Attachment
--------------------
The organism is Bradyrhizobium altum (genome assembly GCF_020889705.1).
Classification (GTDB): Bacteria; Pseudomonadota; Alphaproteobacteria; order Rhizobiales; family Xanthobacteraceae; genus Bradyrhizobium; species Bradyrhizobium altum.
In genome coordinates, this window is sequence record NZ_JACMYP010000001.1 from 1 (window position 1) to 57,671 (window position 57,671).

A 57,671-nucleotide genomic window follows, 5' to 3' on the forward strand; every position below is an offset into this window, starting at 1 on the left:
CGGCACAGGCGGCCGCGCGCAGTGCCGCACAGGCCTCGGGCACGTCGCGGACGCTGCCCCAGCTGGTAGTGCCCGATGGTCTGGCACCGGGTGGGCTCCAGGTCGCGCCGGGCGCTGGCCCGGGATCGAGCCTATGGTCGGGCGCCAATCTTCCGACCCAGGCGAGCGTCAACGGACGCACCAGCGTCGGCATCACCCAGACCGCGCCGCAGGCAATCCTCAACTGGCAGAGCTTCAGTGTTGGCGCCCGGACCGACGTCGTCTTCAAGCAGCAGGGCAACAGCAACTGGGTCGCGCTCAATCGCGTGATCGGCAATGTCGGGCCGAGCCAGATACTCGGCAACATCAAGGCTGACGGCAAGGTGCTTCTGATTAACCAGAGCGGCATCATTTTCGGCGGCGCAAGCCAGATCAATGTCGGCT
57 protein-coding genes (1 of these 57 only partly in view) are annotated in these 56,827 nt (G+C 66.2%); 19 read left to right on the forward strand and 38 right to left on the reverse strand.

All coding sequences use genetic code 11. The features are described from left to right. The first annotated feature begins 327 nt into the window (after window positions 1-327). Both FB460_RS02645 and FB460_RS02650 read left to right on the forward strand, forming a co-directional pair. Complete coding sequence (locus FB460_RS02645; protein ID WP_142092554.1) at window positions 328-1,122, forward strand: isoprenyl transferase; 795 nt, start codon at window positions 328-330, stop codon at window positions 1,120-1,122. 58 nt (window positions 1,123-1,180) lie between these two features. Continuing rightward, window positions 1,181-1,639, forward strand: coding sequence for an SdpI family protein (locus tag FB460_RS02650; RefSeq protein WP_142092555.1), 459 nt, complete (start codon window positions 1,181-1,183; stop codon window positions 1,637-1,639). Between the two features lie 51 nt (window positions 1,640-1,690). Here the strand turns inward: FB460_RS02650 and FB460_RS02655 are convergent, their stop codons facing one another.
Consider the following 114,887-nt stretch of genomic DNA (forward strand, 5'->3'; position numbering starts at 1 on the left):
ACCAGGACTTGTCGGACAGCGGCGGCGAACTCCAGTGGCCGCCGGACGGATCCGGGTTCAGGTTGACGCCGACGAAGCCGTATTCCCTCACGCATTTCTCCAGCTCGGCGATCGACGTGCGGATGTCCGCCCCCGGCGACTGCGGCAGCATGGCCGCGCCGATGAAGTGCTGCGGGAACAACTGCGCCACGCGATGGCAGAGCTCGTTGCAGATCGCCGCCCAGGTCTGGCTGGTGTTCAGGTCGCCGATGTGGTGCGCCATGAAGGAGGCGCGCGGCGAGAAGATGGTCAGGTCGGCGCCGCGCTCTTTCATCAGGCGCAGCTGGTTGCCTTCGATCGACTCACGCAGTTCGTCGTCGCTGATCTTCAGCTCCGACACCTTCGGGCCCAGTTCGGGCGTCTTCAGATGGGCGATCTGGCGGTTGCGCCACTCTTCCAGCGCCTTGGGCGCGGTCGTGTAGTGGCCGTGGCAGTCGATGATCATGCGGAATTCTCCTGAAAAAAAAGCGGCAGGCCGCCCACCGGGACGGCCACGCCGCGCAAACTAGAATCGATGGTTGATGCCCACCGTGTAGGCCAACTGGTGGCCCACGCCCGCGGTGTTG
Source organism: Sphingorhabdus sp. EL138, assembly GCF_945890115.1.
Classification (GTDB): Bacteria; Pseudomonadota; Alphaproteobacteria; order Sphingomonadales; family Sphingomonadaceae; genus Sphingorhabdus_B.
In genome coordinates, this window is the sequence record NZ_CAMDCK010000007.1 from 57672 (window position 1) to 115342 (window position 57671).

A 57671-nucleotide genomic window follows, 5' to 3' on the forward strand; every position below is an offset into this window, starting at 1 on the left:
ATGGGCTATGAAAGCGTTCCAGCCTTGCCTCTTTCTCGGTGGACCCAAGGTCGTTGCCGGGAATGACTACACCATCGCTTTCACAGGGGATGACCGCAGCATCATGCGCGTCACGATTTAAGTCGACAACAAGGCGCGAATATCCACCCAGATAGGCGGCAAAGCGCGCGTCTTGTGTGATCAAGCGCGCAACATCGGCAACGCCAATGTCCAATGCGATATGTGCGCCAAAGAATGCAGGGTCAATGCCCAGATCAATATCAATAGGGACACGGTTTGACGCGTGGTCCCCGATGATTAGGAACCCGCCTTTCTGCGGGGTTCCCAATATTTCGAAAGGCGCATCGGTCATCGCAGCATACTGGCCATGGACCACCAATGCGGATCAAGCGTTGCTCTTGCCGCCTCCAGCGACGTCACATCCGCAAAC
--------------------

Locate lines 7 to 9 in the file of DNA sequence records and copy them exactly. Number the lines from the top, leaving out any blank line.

All coding sequences use genetic code 11. The features are described from left to right. The first annotated feature begins 327 nt into the window (after window positions 1-327). Both FB460_RS02645 and FB460_RS02650 read left to right on the forward strand, forming a co-directional pair. Complete coding sequence (locus FB460_RS02645; protein ID WP_142092554.1) at window positions 328-1,122, forward strand: isoprenyl transferase; 795 nt, start codon at window positions 328-330, stop codon at window positions 1,120-1,122. 58 nt (window positions 1,123-1,180) lie between these two features. Continuing rightward, window positions 1,181-1,639, forward strand: coding sequence for an SdpI family protein (locus tag FB460_RS02650; RefSeq protein WP_142092555.1), 459 nt, complete (start codon window positions 1,181-1,183; stop codon window positions 1,637-1,639). Between the two features lie 51 nt (window positions 1,640-1,690). Here the strand turns inward: FB460_RS02650 and FB460_RS02655 are convergent, their stop codons facing one another.
Consider the following 114,887-nt stretch of genomic DNA (forward strand, 5'->3'; position numbering starts at 1 on the left):
ACCAGGACTTGTCGGACAGCGGCGGCGAACTCCAGTGGCCGCCGGACGGATCCGGGTTCAGGTTGACGCCGACGAAGCCGTATTCCCTCACGCATTTCTCCAGCTCGGCGATCGACGTGCGGATGTCCGCCCCCGGCGACTGCGGCAGCATGGCCGCGCCGATGAAGTGCTGCGGGAACAACTGCGCCACGCGATGGCAGAGCTCGTTGCAGATCGCCGCCCAGGTCTGGCTGGTGTTCAGGTCGCCGATGTGGTGCGCCATGAAGGAGGCGCGCGGCGAGAAGATGGTCAGGTCGGCGCCGCGCTCTTTCATCAGGCGCAGCTGGTTGCCTTCGATCGACTCACGCAGTTCGTCGTCGCTGATCTTCAGCTCCGACACCTTCGGGCCCAGTTCGGGCGTCTTCAGATGGGCGATCTGGCGGTTGCGCCACTCTTCCAGCGCCTTGGGCGCGGTCGTGTAGTGGCCGTGGCAGTCGATGATCATGCGGAATTCTCCTGAAAAAAAAGCGGCAGGCCGCCCACCGGGACGGCCACGCCGCGCAAACTAGAATCGATGGTTGATGCCCACCGTGTAGGCCAACTGGTGGCCCACGCCCGCGGTGTTG